Last November, I went to Korea and searched for my Korean family with the G.O.A’L. First Trip Home program. Before I left, I had my chain jerked a few times by my American adoption agency, Children’s Home Society and Family Services (CHSFS) and my Korean agency Eastern Social Welfare Society regarding my Korean family search. You can listen to the podcast about the situation here >>
Now, that I’ve taken time to process the whole experience, I have this message to CHSFS.
Dear Children’s Home Society and Family Services,
My brief engagement with your post-adoption services in November 2011 was one of the most frustrating and disappointing experiences in my adoption experience to-date. I really wanted my belief that adoption agency policies and procedures were not adoptee-centered to be dispelled via my contact with your post-adoption services department. However, that belief was only confirmed by the communication that transpired between the post-adoption social worker and myself. To be clear, the messages I received were not malicious or hostile, but they were subtly dismissive, confusing, and frustrating at a time when I felt very vulnerable. I do not believe that CHSFS was deliberately trying to create a negative environment or punish me as an individual. But, as a person who has seen adoptee-centered support in action, I can only conclude the following:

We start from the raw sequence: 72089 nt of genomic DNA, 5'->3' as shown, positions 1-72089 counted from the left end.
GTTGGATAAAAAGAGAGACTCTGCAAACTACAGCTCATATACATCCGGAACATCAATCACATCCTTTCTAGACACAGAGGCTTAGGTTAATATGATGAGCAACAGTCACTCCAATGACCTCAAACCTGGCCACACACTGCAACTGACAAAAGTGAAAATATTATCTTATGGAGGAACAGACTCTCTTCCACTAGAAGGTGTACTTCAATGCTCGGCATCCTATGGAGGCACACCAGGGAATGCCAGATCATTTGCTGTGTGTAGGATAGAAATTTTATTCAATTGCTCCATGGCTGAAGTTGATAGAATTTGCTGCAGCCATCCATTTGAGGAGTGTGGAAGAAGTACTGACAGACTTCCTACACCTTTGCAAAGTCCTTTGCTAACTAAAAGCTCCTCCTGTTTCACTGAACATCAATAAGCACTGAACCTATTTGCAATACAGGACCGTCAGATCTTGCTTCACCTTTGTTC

CHSFS has not taken advantage of the vast adoptee/adoption support resources in their own backyard. Minnesota is the land of a gazillion adoptees and the land of several non-agency adoption focused organizations who have developed and provide adoptee-centered services. Perhaps you have heard of AdoptSource, AK Connection, Adoptees Have Answers, etc.? That you have not partnered with any of your neighbor organizations suggests to me that you do not recognize the quality of work that is being performed right next door.
CHSFS has not listened to its growing population of adult adoptees about their experiences and needs. If adoptee experiences and feedback were taken into account by CHSFS and incorporated into practices and policies, I would be not writing this letter. And, adoptees who come to you for services you purport to provide would not feel disempowered, frustrated, hopeless, or angry.
CHSFS doesn’t really want to help adult adoptees. Your agency has access a plethora of adult adoptee adoption professionals, adoption researchers, and adoption-focused organizations that could make your agency a leader among agencies and, yet, you remain in the status quo.
Please, please, please prove my conclusions to be wrong. I don’t want to just dish out criticism, this isn’t just venting – I want to be proven wrong. I want the experience of the next adoptee who contacts CHSFS for services to negate the awful experience I had. The only thing I want to conclude about your agency in the future is that you “get it” and that your are putting your knowledge into action through partnerships, policies, and practices.